# Lower bound for concentration probability of Rademacher sum

Suppose that $$\epsilon_1, \dots, \epsilon_n$$ are $$n$$, iid Rademacher random variables (equally likely to be $$+1, -1$$).

I would like to know what the tightest result is for the following concentration probability (for $$\alpha > 0$$)

$$p_n(\alpha) := \mathbf{P}\left\{\left|\sum_{i=1}^n \epsilon_i \right| \leq \alpha \sqrt{n}\right\}.$$

One method I know of is via application of Hoeffding-type results, which yield something like

$$\mathbf{P}\left\{\left|\sum_{i=1}^n \epsilon_i \right| \leq \alpha \sqrt{n}\right\} = 1 - \mathbf{P}\left\{\left|\sum_{i=1}^n \epsilon_i \right| > \alpha \sqrt{n}\right\} \geq 1 - 2e^{-\alpha^2/2}.$$

The issue with this result is that if $$\alpha < \sqrt{2 \ln 2}$$, then this result is completely uninformative (it would be better to bound from below by 0).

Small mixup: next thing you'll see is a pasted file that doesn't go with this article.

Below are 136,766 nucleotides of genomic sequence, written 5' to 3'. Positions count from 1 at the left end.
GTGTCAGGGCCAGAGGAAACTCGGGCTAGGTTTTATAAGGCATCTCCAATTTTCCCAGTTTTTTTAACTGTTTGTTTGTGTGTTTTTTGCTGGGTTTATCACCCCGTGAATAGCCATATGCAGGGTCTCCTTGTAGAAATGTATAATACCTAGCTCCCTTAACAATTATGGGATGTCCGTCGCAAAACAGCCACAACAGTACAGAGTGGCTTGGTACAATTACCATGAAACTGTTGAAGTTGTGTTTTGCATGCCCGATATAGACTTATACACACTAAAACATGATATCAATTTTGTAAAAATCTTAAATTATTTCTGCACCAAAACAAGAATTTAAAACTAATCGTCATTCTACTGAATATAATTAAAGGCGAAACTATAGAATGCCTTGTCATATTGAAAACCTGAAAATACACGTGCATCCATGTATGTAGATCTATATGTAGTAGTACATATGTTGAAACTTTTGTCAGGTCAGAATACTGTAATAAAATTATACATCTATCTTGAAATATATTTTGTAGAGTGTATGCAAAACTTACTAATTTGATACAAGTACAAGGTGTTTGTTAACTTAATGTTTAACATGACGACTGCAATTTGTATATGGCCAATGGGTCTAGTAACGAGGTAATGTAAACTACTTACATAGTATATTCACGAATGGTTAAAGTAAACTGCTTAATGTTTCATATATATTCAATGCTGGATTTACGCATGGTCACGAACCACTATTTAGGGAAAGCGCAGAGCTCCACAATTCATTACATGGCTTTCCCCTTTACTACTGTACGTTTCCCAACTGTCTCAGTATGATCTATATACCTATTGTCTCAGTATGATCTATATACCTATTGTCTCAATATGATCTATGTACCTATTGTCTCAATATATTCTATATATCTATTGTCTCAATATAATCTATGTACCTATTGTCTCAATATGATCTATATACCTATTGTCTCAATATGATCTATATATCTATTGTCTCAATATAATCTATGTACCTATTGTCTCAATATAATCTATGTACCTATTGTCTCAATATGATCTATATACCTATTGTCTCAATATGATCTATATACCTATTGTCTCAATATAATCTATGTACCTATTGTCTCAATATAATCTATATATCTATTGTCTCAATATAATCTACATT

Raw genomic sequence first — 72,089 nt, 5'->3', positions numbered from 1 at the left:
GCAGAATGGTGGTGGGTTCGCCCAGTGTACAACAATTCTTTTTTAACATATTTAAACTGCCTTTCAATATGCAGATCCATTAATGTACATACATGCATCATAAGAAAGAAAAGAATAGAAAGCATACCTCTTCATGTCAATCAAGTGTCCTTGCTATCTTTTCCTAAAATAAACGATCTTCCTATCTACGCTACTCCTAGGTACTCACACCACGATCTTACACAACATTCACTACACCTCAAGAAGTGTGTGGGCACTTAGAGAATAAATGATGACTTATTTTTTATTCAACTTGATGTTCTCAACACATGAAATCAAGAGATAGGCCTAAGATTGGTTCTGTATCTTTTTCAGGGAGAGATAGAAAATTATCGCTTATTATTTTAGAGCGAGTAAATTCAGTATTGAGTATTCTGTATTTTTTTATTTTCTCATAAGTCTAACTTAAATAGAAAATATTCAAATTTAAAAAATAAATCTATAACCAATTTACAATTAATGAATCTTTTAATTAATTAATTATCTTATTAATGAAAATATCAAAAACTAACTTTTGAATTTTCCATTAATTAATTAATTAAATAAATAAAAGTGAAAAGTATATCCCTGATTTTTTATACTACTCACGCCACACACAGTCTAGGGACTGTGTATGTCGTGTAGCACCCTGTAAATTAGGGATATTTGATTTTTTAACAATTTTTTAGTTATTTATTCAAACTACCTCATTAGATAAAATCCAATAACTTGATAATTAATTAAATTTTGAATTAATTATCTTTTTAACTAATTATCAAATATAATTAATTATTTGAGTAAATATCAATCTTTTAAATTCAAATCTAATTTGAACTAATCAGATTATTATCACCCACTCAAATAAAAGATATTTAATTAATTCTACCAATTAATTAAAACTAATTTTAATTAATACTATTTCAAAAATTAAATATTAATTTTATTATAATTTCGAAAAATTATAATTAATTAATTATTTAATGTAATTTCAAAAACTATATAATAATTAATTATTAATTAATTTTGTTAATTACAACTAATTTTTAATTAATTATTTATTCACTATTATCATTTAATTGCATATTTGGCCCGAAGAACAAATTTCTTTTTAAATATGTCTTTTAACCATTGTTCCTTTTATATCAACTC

Thus, I would like to know if there are better quantitative results (mostly for lower bounds on $$p_n(\alpha)$$) available for $$\alpha$$ quite small (say less than $$1/2$$) but still bounded away from $$0$$. I'm mostly interested in asymptotics, so we may assume $$n$$ is as large as we like.

• Yes, those are called "anti-concentration results" or "small ball probability" results. – Ankitp Jun 20 at 3:36

A partial answer, which relies on the Central limit theorem goes like this. Since $$\epsilon_1, \epsilon_2, \dots$$ is an iid sequence of random variables with variance 1 and mean zero, the central limit theorem implies that $$n^{-1/2} \sum_{k \leq n} \epsilon_k$$ tends in distribution to a $$N(0, 1)$$ random variable. Hence, $$\lim_n \mathbf{P}\left\{\left|\sum_{i=1}^n \epsilon_i\right| \leq \alpha \sqrt{n} \right\} = \mathbf{P}\left\{N(0,1) \leq \alpha \right\} = 1 - \mathbf{P}\{N(0,1) > \alpha\} \geq 1 - \frac{1}{\alpha} \frac{1}{\sqrt{2\pi}} e^{-\alpha^2/2}.$$ So at least asymptotically we can improve constants a bit.